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Five Year Survival Rates

Posted 4/4/2013

Posted in

  In a way, this is a companion piece to my recent blog on the use (or not) of the word "cure" in Cancer World. In Breast Cancer World, five year survival rates are misleading, often misused, and not so important. As I have said before, each year that you stay healthy, the odds of remaining healthy increase. But three years or five years or even ten years have no special magic for women who have had breast cancer. Research and statistics have to be organized in some way, and the standard format is five and ten years.

  This is a short piece from Health News Watchdog about this issue. The excerpt, the beginning of the essay, that I am copying here is about prostate cancer, but it goes on to discuss breast cancer survival rates. This is a quick read, and one that is worth a few minutes of your time:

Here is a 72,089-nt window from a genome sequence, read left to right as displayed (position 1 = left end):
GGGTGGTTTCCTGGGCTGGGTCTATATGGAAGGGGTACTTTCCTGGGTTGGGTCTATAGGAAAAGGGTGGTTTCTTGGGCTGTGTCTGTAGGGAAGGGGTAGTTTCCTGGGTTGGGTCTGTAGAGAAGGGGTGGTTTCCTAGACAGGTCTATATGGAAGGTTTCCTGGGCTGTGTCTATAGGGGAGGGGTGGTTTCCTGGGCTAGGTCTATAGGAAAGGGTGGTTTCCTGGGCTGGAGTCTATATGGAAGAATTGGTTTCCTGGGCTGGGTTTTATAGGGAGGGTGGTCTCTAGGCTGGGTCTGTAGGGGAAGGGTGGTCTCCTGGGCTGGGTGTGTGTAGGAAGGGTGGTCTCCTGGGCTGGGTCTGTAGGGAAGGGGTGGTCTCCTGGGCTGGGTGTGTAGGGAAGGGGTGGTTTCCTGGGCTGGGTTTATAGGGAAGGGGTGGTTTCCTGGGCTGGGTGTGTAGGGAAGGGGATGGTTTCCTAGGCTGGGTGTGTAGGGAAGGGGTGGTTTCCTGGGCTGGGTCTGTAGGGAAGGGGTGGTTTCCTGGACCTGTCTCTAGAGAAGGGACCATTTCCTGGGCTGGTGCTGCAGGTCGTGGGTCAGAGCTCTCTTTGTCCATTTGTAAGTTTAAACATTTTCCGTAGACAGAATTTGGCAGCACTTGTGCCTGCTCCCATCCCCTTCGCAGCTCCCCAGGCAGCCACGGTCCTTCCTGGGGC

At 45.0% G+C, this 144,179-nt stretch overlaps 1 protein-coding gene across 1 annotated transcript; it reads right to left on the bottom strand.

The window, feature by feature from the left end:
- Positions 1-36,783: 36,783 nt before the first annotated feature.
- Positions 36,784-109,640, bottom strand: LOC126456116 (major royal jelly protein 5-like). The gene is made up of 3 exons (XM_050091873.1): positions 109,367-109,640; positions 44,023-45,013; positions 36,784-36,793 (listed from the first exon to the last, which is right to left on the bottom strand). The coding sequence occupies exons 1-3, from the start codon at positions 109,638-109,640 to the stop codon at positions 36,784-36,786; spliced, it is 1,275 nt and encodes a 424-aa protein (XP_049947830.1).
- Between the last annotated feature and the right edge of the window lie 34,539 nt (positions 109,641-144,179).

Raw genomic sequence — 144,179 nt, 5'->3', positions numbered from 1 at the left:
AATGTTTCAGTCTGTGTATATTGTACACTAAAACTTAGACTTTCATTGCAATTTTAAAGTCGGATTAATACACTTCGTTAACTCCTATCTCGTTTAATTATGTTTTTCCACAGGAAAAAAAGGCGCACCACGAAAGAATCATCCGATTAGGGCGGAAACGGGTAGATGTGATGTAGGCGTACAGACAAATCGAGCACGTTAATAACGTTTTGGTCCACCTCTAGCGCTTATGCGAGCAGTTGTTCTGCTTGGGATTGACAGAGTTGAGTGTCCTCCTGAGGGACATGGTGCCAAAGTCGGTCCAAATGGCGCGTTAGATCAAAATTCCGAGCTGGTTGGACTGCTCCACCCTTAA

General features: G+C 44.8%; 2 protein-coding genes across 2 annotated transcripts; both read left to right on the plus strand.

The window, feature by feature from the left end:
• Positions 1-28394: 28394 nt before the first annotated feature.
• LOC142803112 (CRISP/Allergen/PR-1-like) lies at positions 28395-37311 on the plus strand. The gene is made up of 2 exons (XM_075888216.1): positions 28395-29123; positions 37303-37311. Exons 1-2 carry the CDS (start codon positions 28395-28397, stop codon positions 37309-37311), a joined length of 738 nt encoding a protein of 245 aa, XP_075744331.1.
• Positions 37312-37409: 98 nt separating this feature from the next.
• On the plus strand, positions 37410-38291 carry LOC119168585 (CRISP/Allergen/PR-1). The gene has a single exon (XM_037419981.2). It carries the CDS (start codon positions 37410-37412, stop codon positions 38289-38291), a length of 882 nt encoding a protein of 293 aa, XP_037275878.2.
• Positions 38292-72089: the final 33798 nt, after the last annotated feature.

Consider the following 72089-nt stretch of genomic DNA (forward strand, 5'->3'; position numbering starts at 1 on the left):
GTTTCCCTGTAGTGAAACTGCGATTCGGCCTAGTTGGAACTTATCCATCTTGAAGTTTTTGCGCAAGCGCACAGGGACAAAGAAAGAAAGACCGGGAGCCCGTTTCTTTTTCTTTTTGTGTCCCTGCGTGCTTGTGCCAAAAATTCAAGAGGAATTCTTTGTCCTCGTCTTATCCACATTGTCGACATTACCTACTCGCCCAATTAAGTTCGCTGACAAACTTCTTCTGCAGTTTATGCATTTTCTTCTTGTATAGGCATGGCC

Rudy Giuliani, Komen, and 5-Year Survival Rates

by Gary Schwitzer,

by Gary Schwitzer,

Published: March 08, 2013

Professor Gerd Gigerenzer of the Max Planck Institute in Berlin published an article in the BMJ, “Five

year survival rates can mislead.” Excerpt:

While running for president of the United States the former New York mayor Rudy Giuliani

announced in a 2007 campaign advertisement, “I had prostate cancer, 5, 6 years ago. My chance of

surviving prostate cancer — and thank God, I was cured of it — in the United States? Eighty-two

percent. My chance of surviving prostate cancer in England? Only 44% under socialized medicine.”

To Giuliani this meant that he was lucky to be living in New York and not in York, because his

chances of surviving prostate cancer seemed to be twice as high in New York. Yet despite this

impressive difference in the 5-year survival rate, the mortality rate was about the same in the U.S.

and the U.K.


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